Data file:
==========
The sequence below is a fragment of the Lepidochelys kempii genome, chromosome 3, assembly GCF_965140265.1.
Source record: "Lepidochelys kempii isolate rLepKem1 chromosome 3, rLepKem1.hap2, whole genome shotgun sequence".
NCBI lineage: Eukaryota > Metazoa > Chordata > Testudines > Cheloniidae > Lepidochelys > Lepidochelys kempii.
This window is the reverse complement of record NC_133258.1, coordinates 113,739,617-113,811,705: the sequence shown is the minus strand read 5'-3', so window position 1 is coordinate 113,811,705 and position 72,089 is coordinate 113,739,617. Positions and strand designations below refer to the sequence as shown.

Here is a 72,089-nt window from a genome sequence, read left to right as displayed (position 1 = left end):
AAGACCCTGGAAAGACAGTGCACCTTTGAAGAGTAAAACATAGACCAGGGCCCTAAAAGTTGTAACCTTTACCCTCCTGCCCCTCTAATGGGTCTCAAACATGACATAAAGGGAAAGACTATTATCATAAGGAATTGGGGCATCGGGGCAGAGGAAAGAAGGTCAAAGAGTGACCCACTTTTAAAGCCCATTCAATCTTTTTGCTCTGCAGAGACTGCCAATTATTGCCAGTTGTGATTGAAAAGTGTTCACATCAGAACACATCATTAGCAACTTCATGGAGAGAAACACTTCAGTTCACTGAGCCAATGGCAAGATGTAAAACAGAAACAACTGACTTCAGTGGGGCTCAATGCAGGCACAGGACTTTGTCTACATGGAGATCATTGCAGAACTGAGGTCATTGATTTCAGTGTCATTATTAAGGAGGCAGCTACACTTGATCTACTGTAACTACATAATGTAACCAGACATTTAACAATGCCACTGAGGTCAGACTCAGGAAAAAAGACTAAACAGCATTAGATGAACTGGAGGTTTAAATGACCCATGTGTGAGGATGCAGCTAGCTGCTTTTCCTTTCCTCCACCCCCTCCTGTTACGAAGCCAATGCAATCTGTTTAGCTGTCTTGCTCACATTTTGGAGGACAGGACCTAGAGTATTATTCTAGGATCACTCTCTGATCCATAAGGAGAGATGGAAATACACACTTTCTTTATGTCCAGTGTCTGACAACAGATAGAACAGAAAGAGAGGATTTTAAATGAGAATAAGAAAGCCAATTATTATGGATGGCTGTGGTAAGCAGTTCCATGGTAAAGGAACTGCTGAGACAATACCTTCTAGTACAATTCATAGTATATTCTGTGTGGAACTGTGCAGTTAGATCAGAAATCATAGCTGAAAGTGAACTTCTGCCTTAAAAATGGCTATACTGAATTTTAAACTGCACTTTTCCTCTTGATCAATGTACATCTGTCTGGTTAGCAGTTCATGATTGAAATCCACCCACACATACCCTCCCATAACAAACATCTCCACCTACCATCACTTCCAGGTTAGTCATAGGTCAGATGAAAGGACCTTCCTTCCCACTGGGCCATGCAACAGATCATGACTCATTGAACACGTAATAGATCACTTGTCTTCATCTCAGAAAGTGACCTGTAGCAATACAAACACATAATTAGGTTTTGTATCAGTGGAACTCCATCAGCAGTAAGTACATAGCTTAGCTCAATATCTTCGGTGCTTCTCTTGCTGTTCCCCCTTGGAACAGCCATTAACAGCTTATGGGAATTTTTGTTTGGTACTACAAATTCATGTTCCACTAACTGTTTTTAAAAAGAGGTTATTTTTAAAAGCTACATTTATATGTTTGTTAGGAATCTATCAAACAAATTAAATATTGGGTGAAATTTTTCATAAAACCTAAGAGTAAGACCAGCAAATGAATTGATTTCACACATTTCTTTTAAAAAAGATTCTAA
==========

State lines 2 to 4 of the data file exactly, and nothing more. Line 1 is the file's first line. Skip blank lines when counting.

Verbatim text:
Source record: "Lepidochelys kempii isolate rLepKem1 chromosome 3, rLepKem1.hap2, whole genome shotgun sequence".
NCBI lineage: Eukaryota > Metazoa > Chordata > Testudines > Cheloniidae > Lepidochelys > Lepidochelys kempii.
This window is the reverse complement of record NC_133258.1, coordinates 113,739,617-113,811,705: the sequence shown is the minus strand read 5'-3', so window position 1 is coordinate 113,811,705 and position 72,089 is coordinate 113,739,617. Positions and strand designations below refer to the sequence as shown.